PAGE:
A Class Act

Like many British people, I was brought up to be obsessed with class by class obsessed parents, though I am trying hard not to pass on this obsession down to my children.

Though inevitably I will.

This week we were told that the old fashioned divisions of upper class, middle class and working class have been replaced by seven new classes – with the elite at the top, who have lots of money and own everything, and the precariat at the bottom who live hand to mouth and own very little.

I’m not really sure where I fit into this. I had a fancy education and own property, but have very little ready cash. I may have cultural capital and a wide and varied acquaintance, but I am still down in Morrison’s checking out the special offers and worrying about the cost of Christmas. Like most people I am constantly trying to cut corners.

I am also not sure I really take this analysis very seriously; surely the reality is that there are rich people, who don’t have to worry about money. And then there is everyone else.

I also find the analysis of class put forward by Professor Mike Savage and his team at the LSE rather dry and tedious. It lacks the colour – or should we say panache – of an earlier study from the late 1970s.

Class was written by self styled member of the ‘upper middle class’ Jilly Cooper and rather than presenting dull socio-economic categories, brings social class alive by creating grotesque and hilarious characters. We were invited to mock working class Dave Definitely Disgusting and sneer at ‘lower middle class’ Jen Teale and her husband Brian (the Teales were definitely the villains of the piece). The Surrey dwelling Nouveau Richards were not treated much better, though metropolitan Samantha and Gideon Upward (upper middle class) and the properly posh Stow-crats with their country pile and black labrador faired a little better.

I remember the first time I read the book. I was barely adolescent and it was lurking in some holiday cottage my parents had rented. Yet it made perfect sense – the rules of class had already been drilled into my impressionable head. I found it funny – it is extremely entertaining – though on reflection, it is a rather nasty book with its mock horror at Jen Teale’s ‘bad’ taste in furnishings or Dave Definitely Disgusting’s penchant for string vests. Like Nancy Mitford’s U and Non U before it, it makes a massive deal over language – it is ‘loo’ or ‘lavatory’, not ‘toilet’ (Jen Teale) or the working class ‘bog’.

As an adult in the 21st century I really find it hard to care, though I have friends who get terribly upset if their offspring use the wrong word. Which in itself seems utterly pointless, because at the end of the day, class is really all about money. I know the British pretend otherwise, claiming it is about ‘taste’ or ‘culture’, but you can’t buy antiques or designer Scandinavian furniture or shop at Waitrose or use private schools unless you have money. You can’t go skiing or visit the opera or dress your kids head to toe in Boden unless you have money.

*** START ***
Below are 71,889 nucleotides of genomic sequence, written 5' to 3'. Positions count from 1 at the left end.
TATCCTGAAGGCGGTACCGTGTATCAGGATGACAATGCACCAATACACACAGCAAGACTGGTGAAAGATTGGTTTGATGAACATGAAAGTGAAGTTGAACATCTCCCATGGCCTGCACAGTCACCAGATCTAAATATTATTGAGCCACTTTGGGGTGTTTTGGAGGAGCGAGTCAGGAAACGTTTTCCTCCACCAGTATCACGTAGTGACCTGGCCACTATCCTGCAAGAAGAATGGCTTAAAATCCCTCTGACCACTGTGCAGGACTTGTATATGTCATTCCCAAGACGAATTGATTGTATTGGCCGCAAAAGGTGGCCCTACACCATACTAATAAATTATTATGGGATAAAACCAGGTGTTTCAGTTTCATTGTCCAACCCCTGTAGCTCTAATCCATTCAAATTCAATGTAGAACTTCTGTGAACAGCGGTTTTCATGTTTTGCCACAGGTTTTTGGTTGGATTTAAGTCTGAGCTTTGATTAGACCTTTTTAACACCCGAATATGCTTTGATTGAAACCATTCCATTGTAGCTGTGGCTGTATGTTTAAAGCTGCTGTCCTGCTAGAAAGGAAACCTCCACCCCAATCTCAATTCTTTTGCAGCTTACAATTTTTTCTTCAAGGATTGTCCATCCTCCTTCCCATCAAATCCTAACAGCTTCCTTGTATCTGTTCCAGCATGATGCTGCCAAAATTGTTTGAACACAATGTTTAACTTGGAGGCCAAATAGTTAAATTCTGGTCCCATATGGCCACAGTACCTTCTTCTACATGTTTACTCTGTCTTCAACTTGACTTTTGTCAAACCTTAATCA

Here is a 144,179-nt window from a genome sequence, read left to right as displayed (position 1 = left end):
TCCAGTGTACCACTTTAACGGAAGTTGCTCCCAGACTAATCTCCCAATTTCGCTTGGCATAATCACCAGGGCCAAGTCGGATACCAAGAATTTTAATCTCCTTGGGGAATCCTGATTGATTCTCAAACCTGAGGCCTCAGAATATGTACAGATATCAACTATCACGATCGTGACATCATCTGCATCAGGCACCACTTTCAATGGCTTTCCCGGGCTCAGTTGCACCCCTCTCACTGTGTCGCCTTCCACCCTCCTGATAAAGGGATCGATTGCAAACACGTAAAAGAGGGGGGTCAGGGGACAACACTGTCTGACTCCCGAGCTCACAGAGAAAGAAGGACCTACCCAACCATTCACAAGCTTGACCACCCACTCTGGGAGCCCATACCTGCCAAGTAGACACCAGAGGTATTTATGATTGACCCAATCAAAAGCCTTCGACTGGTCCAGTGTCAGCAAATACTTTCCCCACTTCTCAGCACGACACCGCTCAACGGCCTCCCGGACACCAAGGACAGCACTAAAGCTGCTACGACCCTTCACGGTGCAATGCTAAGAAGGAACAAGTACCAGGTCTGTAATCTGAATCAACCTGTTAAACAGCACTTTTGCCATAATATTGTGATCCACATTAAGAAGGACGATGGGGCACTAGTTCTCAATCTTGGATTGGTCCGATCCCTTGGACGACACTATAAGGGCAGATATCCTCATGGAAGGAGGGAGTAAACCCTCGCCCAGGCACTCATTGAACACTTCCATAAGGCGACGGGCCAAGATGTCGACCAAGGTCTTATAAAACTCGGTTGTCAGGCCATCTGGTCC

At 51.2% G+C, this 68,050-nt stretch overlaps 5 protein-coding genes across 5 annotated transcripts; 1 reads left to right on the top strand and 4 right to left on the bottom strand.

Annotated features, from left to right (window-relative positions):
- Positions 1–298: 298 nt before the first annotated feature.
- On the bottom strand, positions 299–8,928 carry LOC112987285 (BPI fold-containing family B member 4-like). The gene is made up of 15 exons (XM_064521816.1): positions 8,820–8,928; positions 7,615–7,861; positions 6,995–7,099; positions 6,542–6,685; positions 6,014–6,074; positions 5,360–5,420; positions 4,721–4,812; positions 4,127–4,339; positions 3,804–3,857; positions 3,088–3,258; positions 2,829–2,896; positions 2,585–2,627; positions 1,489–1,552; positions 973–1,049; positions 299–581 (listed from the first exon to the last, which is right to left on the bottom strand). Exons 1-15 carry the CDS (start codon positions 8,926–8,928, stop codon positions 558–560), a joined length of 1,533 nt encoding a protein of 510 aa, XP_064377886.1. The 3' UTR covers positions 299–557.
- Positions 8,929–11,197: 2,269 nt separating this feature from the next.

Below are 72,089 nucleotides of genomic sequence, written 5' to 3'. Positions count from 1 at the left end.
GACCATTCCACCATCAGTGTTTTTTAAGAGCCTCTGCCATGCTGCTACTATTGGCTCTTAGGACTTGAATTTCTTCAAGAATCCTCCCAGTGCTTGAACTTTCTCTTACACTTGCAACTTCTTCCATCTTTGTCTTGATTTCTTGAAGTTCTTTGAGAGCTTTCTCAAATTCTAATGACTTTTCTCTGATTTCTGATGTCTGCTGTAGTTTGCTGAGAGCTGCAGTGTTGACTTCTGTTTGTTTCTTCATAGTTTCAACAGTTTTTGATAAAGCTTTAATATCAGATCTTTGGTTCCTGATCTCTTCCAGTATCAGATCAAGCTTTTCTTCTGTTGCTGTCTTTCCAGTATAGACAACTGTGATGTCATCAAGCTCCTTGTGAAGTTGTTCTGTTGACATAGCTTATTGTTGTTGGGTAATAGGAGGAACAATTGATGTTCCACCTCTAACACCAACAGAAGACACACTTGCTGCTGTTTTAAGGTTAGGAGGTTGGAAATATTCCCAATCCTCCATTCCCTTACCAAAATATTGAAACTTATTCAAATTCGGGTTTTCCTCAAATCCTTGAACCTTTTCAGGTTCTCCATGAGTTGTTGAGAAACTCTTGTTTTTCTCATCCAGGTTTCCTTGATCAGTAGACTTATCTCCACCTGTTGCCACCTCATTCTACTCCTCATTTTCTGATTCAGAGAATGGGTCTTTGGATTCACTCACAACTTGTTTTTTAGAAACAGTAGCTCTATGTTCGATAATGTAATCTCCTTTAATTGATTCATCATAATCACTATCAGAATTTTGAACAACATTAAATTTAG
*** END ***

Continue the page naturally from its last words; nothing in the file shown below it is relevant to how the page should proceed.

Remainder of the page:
To put it crudely, money talks and bullshit walks.

I think in some ways this is a very 21st century phenomenon. Until relatively recently, you could be posh and poor, festering in some crumbling pile, wearing tweeds and selling the family silver or eeking out a trust fund to send Henry and Araminta to private school. But I think those days are long gone; you have to have big money to play those games. If you have 2 children, you need to earn at least £100k a year – just to pay the school fees. So maybe Professor Savage’s category of ‘elite’ is not so wide of the mark.

I explore the subject of class in my book through the character of Piers Browne, a bumbling upper middle class twit. He is unhappily married to Francesca and lives in Fulham, up to his eyeballs in debt. The only way Piers can provide the lifestyle Sloaney (to use an 80s expression) Francesca was brought up to expect, is to do the bidding of a venal property developer. Capital is global and the ‘gentlemanly’ mores that Piers grew up with are now mere window dressing.

Piers started off as an incidental character, but is probably the hero of The Flats, as he is the person who changes most. I grew to love Piers – he really had a life of his own.

We first encounter him as he comes to address the tenants of the Fleet Estate:

Residents’ Meeting

Sunday afternoon and the tenants’ hall was buzzing. Normally a slightly desolate space that had once housed a play group until the council withdrew funding, it was packed to the rafters. Everyone was there: Lizzie, Jordan and Trev, Terry and Sally, Kev, Dave, Bill, Weasel, all the Krasniqis, plus many, many more. Lucinda was there looking immaculate in sparkling white yoga pants – largely because she had seen on Twitter that Blake Lovelace might be joining them. I was there with the boys, who had run off to play with the other kids from the flats – luckily Edona had offered to keep an eye on them. Also in attendance were Cllr James Davenport, our local councillor, and a representative from Cotswold Estates plc, the developers planning the regeneration.